After over 25 years at the very top, he decided to walk away. Leaving whilst at the very peak seemed the logical choice, especially given that whoever replaced him was inheriting a team of people destined to continue their success.
This story can relate to two of the biggest names we have ever seen: Sir Alex Ferguson and Bill Gates.
Ferguson walked away from Manchester United in May last year leaving them as Premier League champions, and a tenure at the club that saw him regarded as one of the greatest managers of all-time.
Gates left his job as CEO at Microsoft in January 2000 having founded the company that changed how we live. He walked away leaving them worth over $500bn, and a tenure at the company that saw him regarded as one of the greatest inventors of all-time.
Unfortunately, for us United fans, that’s where the similarity ends. For when Gates stood down, his successor was selected by a vote from the Board of Directors, rather than Gates himself. And as we all know, Ferguson cherry-picked David Moyes from day one.
When football clubs are run more and more like businesses, how come the corporate structure remains left back in the 1950s? On the day that Sir Alex announced his decision to retire, Manchester United Football Club were valued at $3.165bn – a value higher than the gross domestic product of 42 countries.
When there’s that kind of money involved, a fully-considered, well-thought-out decision has to be made on who succeeds the man at the top. When Gates left Microsoft, the eleven members of the Board drew up a three-man shortlist for the job, all of whom were already long-term Microsoft employees.
Those long-term employees went through a stringent interview process, before 20-year employee and President of Microsoft, Steve Ballmer, was unveiled as the eventual successor. Although his leadership was questionable during his own decade in charge, the company consistently remained one of the wealthiest in the world.
Now compare that to the selection choice for Manchester United. Ferguson selected Moyes as his successor, approached the Board with his choice for his replacement, and the Board approved it without a question. I mean, Fergie’s never made a bad decision, right? Right?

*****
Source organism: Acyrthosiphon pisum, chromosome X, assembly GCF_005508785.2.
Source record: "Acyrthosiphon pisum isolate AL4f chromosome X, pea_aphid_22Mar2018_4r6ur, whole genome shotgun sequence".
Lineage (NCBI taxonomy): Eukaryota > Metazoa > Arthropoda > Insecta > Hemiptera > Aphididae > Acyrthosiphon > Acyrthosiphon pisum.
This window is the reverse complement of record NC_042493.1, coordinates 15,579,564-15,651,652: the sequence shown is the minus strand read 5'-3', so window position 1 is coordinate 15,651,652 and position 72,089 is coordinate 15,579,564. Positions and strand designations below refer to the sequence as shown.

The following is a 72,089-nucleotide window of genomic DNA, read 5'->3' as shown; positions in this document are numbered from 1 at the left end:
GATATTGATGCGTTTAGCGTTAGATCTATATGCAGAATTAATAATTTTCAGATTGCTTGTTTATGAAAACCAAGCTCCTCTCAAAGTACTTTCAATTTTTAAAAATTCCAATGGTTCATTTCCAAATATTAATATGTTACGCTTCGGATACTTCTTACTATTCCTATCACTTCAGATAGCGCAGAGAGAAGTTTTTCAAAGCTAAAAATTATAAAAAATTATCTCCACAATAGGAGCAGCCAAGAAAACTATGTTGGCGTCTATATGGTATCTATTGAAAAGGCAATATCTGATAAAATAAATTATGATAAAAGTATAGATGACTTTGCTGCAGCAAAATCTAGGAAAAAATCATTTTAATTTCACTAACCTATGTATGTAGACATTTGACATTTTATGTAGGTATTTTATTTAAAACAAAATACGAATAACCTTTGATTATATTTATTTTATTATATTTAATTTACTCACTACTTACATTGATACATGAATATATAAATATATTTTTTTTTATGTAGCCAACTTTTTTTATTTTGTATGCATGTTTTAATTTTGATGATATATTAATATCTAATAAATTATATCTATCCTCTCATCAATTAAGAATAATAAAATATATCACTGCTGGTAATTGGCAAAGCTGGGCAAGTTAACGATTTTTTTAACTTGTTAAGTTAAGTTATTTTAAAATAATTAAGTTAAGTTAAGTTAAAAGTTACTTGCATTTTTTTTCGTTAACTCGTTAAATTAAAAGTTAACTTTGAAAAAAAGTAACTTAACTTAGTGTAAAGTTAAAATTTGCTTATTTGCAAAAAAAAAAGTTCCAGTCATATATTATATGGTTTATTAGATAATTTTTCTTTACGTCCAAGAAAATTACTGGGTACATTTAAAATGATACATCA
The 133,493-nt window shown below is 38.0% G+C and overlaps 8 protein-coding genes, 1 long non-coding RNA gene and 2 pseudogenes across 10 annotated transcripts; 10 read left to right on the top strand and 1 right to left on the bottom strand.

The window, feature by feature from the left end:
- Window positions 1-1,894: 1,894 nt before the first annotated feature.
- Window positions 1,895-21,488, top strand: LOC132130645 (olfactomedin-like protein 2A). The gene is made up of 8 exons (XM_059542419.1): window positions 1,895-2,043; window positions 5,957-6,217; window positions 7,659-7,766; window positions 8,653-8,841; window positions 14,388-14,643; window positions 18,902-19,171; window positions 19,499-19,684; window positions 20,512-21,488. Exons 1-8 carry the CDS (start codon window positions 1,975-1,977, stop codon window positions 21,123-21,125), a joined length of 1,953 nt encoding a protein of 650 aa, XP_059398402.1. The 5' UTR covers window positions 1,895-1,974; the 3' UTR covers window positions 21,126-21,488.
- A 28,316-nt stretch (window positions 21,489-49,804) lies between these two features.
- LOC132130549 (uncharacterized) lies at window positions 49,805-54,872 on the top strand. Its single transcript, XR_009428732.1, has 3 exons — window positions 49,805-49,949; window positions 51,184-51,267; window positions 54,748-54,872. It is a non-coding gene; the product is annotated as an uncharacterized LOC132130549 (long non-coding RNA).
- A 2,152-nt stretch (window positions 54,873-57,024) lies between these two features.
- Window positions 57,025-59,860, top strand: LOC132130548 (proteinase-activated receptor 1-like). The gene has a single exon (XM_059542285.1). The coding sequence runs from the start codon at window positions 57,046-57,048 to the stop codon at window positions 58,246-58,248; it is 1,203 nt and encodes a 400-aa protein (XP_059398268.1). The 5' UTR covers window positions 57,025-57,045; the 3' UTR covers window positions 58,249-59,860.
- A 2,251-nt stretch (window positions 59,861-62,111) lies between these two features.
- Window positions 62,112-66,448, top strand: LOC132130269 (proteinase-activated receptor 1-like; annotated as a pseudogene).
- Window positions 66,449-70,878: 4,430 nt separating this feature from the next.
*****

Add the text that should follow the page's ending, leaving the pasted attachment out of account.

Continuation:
In walks an outsider at the start of the season – a man who has never managed a major club (no offence Everton), a man who has never managed in the Champions League, a man who never spent more than £15m on a transfer. Not only that, but he brings with him coaches and members of staff who were in exactly the same boat. It either needed a lot of work to bring them all up to speed on how to successfully manage a world-class club, or it needed a different individual. And as we discovered Tuesday, time was up for Moyes.
Football is an archaic game, certainly when it comes to leadership. Rack your brain and come up with one successful manager who was promoted from within his own club – it’s a tough ask.
At this moment in time, the 20 Premier League clubs boast just three – Tottenham’s Tim Sherwood, Swansea’s Garry Monk, and newly-appointed Neil Adams at Norwich. We could throw Giggsy into the mix, but given he’s not even stood on the touchline yet, he doesn’t necessarily count.
But then compare it. Of the 20 highest value companies listed on the FTSE 100, 16 had promoted Chief Executives internally. Of those 16, not a single company has left the top 20 since the new CEO took over, further proof that internal appointments leads to greater stability, a greater understanding of the company, and greater growth. So why hasn’t football adopted it?
The monumental cash that is pumped into each club by the fiscal monster that is the Premier League doesn’t help. Nor does the ‘do-or-die’ mentality adopted by foreign ownership. Yet it’s telling that of the five managers that have won the Premier League in its 21-year history, only one has done so within his first three years as boss.
So why don’t the FA step in and try and help promote young managerial talent? Ensure that with every managerial opening, at least one interviewed candidate is internal. Only allow homegrown managers to take over reserve squads and the under-21 sides. Bring thorough the managerial talent alongside the playing talent.
David Moyes proved to be the wrong man – his head bobbed above the water until he couldn’t float any more. Appointing Giggsy until the end of the season will bring the ‘United mentality’ back, and will give the players someone to work with to begin the rebuilding process again. But will the club look within their own ranks come the summer? An ex-player, perhaps? Of course not – we now need a proven winner to correct the mistakes already made this season. Klopp, Van Gaal and Simeone seem to be at the forefront of every conversation, but what could have happened had things been different last summer? If Fergie had chosen his successor from his backroom staff?
Had that move been taken last summer, or had the club even approached Moyes a year before he took the reins, it could’ve been a completely different story.